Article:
Article 31 of UNDRIP states that Indigenous peoples have a right to maintain, control, protect, and develop their intellectual property (“IP”) connected to their cultural heritage, traditional knowledge, and traditional cultural expressions. It also provides that Canada must work alongside Indigenous peoples to take measure to recognize and protect their exercise of these rights. The current Canadian IP framework does not provide adequate tools to address the collective and generational knowledge of Indigenous communities, which can often include substantive understandings and observations of the natural world; cultural heritage; traditional expressions and systems; ways of life; and many other bodies of Indigenous knowledge and expression, each of which may not have been recorded in physical media.
There is a need for Indigenous-led projects aimed at revitalizing and developing an understanding of Indigenous IP and Indigenous knowledge. IP-related projects that could be supported through the Fund include: education regarding Indigenous IP, capacity building and awareness-raising activities; research on, and the registration of Indigenous IP; the development of new IP-related tools or resources; and participation in workshops, conferences, seminars, meetings, or other events with a focus on IP and the protection of Indigenous knowledge and Indigenous cultural expressions.
3. Community Engagement on UNDRIP-Related Initiatives
Finally, it’s important to note that Indigenous communities may each be at different starting places in considering how to implement UNDRIP-related programs, including those related to the examples described above. Understanding where your community is at, what its priorities are, and how to best strategize future engagements with the Crown around implementing Indigenous rights is a critical first step.
Support from the Fund could potentially be used to develop a comprehensive community engagement process aimed at understanding these considerations and help identify what targeted programs can support UNDRIP implementation for the benefit of an Indigenous nation.
Some potential uses of the Fund for this purpose could include:
- preparing materials regarding Canadian and international law as they relate to Indigenous legal orders;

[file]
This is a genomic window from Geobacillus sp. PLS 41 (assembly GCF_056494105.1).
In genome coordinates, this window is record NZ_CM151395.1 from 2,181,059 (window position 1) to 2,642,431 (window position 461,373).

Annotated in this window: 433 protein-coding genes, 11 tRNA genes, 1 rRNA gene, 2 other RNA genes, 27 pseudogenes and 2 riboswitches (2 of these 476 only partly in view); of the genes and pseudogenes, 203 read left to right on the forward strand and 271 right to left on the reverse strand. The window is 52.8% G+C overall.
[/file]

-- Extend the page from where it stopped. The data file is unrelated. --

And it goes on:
- creating an internal engagement coordinator position or a community engagement team; and
- hiring an engagement consultant to facilitate community engagement.
How to Apply for Funding
To apply under the Fund, the applicant must be an Indigenous-led organization located in Canada. This includes bands under the Indian Act, tribal councils, Indigenous self-governments, Indigenous governing bodies, incorporated not-for-profit Indigenous-controlled organizations, and local, regional, and national representative organizations.
Depending on the size of Indigenous organization and the nature, scope, and length of the proposed project, the applicant could receive funding between $30,000 and $150,000. For example, activities proposed at the community level may receive funding between $30,000 – $50,000; at the regional level, between $75,000 – $100,000; and at the provincial/national level, between $75,000 to $150,000. More information can be found on the Indigenous Partnership Fund website.
The proposal deadline is closing quickly! Applicants must complete the funding application form and provide supporting documentation by 11:59 pm (PST) on January 30, 2024.
If you have any questions regarding the Fund or if your Indigenous organization needs support in filing an application to fund its UNDRIP implementation initiatives before the January 30, 2024 deadline, please feel to contact Tyson Lamarsh, Tamara Napoleon, or Jordan Ardanaz from our Indigenous Law Group.